It had been the right thing to do; he knew that. The discovery of Clarissa Hawthorne had ignited what would soon become an inferno if he didn’t act to control it now. By her Gifts, by her very existence, she became the Alpha female, and thus his. But her beauty, her daring, her life beyond the tribe—when he took her back to Darkfrith she’d be no less extraordinary than the sun rising through the night. Every man in the shire would sense her, covet her.


It only gets worse. Kit, who is a known womanizer that is used to getting everything and everyone he wants, makes claims such as, there is “no rape between man wife” and when the two finally consummate their relationship (which is clearly a huge lapse in Rue’s judgement), we are told from his point-of-view that he does not care if it is “rape or seduction.” I really do not understand how this sort of characterization is supposed to be romantic and appealing to reader–I frankly, just found it disturbing. And Kit doesn’t just physically hurt Rue, he lies to and manipulates her, and finally threatens the life of her protege in order to get her to agree to marry him. All because he is exceedingly jealous of a young boy that she took in and cared for out of the kindness of her heart.


“There is no rape between a husband and a wife,” the marquess said.

“Yes, well, I’m afraid I’m not going to consent to marry you, Lord Langford. You’ll have to call it something else.” “

You may call it whatever you like, Mistress Hawthorne. You are Alpha, as am I. By the laws of our people, we’re as well as married.”

“Those are not my laws. And that is not my name.”


While the author does finally make Kit offer Rue her freedom at the very end of the novel, it felt forced, and like a last-ditch effort to make Kit likable. But the damage had already been done. I hated that the second Kit showed up. I despised how fiercely independent and capable Rue turned to absolute mush for such an abusive man, despite vowing not to fall in love with him. By making Kit such an abusive person, it simultaneously undermined Rue’s characterization as a strong female character by falling for him. How could such an intelligent, talented woman fall for such an awful, ruthless person? The excuse of the laws of attractions of Alpha can only spread so far and does not at all make up for the toxic masculinity of Kit.


“She would be his wife. He’d asked her price and she had named it, fierce small Zane, and she would never walk free again, never never never. She would spend the rest of her days in Darkfrith, in the shadow of obedience to him and the tribe and all those waiting ghosts.”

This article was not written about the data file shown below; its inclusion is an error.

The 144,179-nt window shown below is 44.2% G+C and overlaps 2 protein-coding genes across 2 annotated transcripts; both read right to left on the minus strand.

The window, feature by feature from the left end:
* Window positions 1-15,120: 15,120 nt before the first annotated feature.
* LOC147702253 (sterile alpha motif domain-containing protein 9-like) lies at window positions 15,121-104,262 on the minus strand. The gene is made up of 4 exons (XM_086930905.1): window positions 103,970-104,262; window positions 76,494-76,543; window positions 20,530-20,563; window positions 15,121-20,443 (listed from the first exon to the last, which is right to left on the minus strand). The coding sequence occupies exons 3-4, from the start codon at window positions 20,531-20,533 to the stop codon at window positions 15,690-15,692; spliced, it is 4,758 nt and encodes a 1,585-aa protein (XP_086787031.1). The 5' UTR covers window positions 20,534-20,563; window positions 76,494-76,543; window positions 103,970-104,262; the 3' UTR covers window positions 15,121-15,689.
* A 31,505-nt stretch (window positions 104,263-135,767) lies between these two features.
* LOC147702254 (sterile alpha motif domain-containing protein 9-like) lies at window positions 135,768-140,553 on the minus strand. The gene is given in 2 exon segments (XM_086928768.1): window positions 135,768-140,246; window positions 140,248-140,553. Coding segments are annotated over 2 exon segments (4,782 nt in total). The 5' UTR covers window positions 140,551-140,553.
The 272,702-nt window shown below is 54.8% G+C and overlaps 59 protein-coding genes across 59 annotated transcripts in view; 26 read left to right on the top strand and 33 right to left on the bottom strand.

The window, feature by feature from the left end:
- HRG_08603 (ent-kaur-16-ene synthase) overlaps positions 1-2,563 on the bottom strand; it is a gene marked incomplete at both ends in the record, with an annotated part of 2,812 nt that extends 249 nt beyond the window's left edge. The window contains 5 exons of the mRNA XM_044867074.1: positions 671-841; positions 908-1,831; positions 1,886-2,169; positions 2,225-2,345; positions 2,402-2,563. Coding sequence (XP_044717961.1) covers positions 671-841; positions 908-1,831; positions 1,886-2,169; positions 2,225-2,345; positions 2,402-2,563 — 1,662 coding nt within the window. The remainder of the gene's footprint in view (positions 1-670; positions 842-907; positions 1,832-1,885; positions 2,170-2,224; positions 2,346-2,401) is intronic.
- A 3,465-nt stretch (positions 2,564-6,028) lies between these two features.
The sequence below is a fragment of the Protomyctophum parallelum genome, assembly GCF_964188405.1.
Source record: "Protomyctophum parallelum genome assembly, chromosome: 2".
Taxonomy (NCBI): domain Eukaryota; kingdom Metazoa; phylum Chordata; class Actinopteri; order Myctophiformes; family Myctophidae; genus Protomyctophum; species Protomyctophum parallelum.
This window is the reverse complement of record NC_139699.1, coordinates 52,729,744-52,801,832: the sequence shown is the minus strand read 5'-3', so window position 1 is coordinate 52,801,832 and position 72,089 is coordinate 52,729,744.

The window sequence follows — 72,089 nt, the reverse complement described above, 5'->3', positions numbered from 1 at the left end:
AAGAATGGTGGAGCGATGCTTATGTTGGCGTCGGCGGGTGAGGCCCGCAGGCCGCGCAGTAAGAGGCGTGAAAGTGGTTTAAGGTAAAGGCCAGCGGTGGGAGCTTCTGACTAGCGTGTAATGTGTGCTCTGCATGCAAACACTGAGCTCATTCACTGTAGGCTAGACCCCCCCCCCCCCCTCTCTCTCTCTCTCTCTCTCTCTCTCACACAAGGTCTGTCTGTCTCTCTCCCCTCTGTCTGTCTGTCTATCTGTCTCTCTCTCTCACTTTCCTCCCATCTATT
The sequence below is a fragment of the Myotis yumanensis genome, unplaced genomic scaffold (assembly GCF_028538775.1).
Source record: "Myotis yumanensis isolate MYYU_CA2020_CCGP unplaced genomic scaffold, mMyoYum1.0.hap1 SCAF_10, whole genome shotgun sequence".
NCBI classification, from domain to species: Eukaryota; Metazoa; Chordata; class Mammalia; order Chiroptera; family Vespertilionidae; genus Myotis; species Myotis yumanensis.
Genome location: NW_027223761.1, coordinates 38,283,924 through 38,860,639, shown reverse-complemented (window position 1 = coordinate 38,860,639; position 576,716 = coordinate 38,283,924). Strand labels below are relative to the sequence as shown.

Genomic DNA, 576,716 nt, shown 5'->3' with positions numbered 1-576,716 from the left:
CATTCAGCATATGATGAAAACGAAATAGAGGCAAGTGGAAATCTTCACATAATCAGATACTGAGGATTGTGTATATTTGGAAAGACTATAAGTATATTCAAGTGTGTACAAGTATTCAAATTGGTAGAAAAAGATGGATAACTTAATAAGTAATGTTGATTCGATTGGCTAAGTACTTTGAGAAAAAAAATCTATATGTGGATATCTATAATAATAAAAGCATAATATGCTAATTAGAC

I really enjoyed the novel up until the romantic portion of it. The setting and time period were really interesting, especially in combination with Drákons in disguise as humans. The novel was also very well-written, up until the romantic portion of the novel came into play. It’s unfortunate that the trend of this type of male character, wanting to completely possess and control his love interest, is increasingly portrayed as a romantic archetype–especially in novels where the male character has any sort of supernatural powers, as if that excuses his monstrous behavior. In The Smoke Thief, this romantic relationship ruined an otherwise unique novel and completely enjoyable experience for me. As I already have the next novel in the series, The Dream Thief, I’m going to give it a try and hope that the author writes a much healthier romantic relationship in the next installment in the series.

Book Review : The Smoke Thief - Blogging with Dragons

Posted February 22, 2019 in Book Reviews, Fantasy, Romance

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2 responses to “Book Review : The Smoke Thief

  1. I felt the same way, I read it once before and some how finished it but completely forgot everything about it so I re read it (or tried to) earlier this summer. I DNF’d it. I found the romance so disgusting and hated Kit so much and after googling it saw that they did indeed ‘fall in love’ I wrote it off as not being worth finishing. I read the second years ago and remember it doesn’t follow their story line so maybe I’ll pick it up. But I also hesitate to support a writer that writes rape and abuse as romance… I’ll look out for your review on the third book (I think thats when they go back to her story) to see if it gets any better. Great review!

    • I’m glad I wasn’t the only one who felt that way about the romance. Sadly, I did not even bother reading the third book after reading the second one! I even traded the books in to my local paperback trade. It’s such a shame that the romance in this series was written the way it was. The novels had so much potential, and I really wanted to love them, but the execution ruined it.